Sun Over Cadaqués, short story by Kate Aranda Nye at

Sun Over Cadaqués

Sun Over Cadaqués

written by: Kate Aranda Nye


It was a peaceful sunrise. A slow, majestic ascent over calm seas caressed by the soft breeze of early summer. The boy sat beside his mother amongst the scrub and olives that covered the hillside. Shoulder to shoulder, the woman gently cupped the boy’s hand in her lap, her thumb sweeping soft arches of comfort over his skin in an unconscious motion of reassurance. Before them the haze of the far horizon gave way to the sparkling surface of the cerulean waters of the Mediterranean, dancing light reflecting as the sun climbed higher in the cloudless sky.

“Beautiful,” whispered the woman, her voice wistful as it trailed away with the breeze. The boy rested his head against his mother’s shoulder, closing his eyes momentarily, entranced by the gentle rise and fall of her breathing. She squeezed his hand and lay her cheek on the crown of his head; she could smell the salt spray that had caught in his hair. “It will be a perfect day, Joan,” she said.

They remained there, as they did most days, until the bustle of the community below began to draw their attention away from the vista of sea and sky. A small boat with a bright red sail bobbed slowly out from the shelter of the bay in search of winds to carry it off towards imagined adventures. Joan watched as it crossed in front of them, the bright look on his face a reflection of the happy colour of the sail. He glanced up at his mother, her soft smile as warming to him as the sun that rose in the sky.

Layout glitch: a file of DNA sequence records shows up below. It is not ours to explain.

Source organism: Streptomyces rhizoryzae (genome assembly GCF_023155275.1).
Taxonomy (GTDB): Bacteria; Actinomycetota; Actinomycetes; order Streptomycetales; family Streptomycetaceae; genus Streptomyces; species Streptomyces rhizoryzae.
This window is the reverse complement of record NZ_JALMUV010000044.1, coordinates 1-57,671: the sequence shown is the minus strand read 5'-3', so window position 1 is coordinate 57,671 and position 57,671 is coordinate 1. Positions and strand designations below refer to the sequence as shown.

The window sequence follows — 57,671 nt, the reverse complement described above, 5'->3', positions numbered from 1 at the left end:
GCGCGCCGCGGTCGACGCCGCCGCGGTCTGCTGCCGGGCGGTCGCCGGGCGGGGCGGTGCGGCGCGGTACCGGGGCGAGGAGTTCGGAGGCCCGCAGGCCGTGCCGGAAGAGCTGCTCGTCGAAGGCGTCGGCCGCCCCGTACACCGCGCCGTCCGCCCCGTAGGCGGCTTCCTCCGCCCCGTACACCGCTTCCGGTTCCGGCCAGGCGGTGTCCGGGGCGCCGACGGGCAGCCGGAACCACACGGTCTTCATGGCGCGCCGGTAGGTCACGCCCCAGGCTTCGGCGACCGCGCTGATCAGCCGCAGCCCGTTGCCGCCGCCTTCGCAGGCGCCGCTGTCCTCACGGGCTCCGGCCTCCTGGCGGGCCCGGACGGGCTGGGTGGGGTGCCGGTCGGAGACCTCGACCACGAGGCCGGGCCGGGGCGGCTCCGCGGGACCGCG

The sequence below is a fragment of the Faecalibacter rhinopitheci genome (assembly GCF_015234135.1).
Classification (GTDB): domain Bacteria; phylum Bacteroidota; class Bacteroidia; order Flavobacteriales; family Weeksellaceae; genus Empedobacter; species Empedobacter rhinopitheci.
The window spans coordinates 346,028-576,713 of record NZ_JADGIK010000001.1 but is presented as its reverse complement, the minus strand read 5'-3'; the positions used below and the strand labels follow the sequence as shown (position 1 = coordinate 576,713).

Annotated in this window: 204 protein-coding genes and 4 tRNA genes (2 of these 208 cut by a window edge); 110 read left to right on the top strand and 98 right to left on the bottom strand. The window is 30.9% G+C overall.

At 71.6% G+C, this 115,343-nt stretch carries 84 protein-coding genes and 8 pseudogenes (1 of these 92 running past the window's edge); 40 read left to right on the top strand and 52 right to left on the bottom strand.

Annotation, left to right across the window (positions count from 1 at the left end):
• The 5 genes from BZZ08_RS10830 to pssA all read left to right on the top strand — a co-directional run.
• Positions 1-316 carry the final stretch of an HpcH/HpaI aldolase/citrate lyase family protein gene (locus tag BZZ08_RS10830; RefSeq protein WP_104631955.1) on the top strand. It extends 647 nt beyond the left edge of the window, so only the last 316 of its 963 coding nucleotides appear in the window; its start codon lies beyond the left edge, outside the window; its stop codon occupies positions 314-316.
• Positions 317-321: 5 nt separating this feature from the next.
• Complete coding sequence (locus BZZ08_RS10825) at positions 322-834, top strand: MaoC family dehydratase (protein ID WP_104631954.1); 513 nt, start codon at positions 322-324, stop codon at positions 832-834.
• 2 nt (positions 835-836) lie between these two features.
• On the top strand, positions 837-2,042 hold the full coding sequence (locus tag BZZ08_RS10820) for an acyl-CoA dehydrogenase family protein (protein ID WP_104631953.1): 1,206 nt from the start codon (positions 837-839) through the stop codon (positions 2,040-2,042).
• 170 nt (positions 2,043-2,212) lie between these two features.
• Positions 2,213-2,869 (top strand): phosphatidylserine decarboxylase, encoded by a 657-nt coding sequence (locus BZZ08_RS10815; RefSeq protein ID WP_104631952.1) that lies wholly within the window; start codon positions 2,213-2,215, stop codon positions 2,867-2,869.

“Mare, shall we go back now?”

His mother sighed. She looked down at her son with loving eyes, studying his young face with the greed of the starving.

“Yes, Joan,” she replied with sadness, “it’s time to go back.”

The boy held out a hand to help his mother stand. Her movement was slow, laboured. She paused for breath as she centred herself, before linking arms with the boy and beginning their weary way back.


The sun was still high over the mountains as the boy made his way home that afternoon. A rangy young man that Joan had seen in the small town on previous occasions was standing towards the town end of the quay, sketch book in hand. Joan knew he was an artist; Cadaqués had always attracted painters so it was not an uncommon sight, but there was an air about him that drew the boy’s attention. He knew he would pass the man on his way to the small house he shared with his parents, keeping to the cooling shadow of the buildings that looked out over the water, and as he came through the arched portico on the road next to the tiny sandy beach of Port Alguer, he slowed his pace.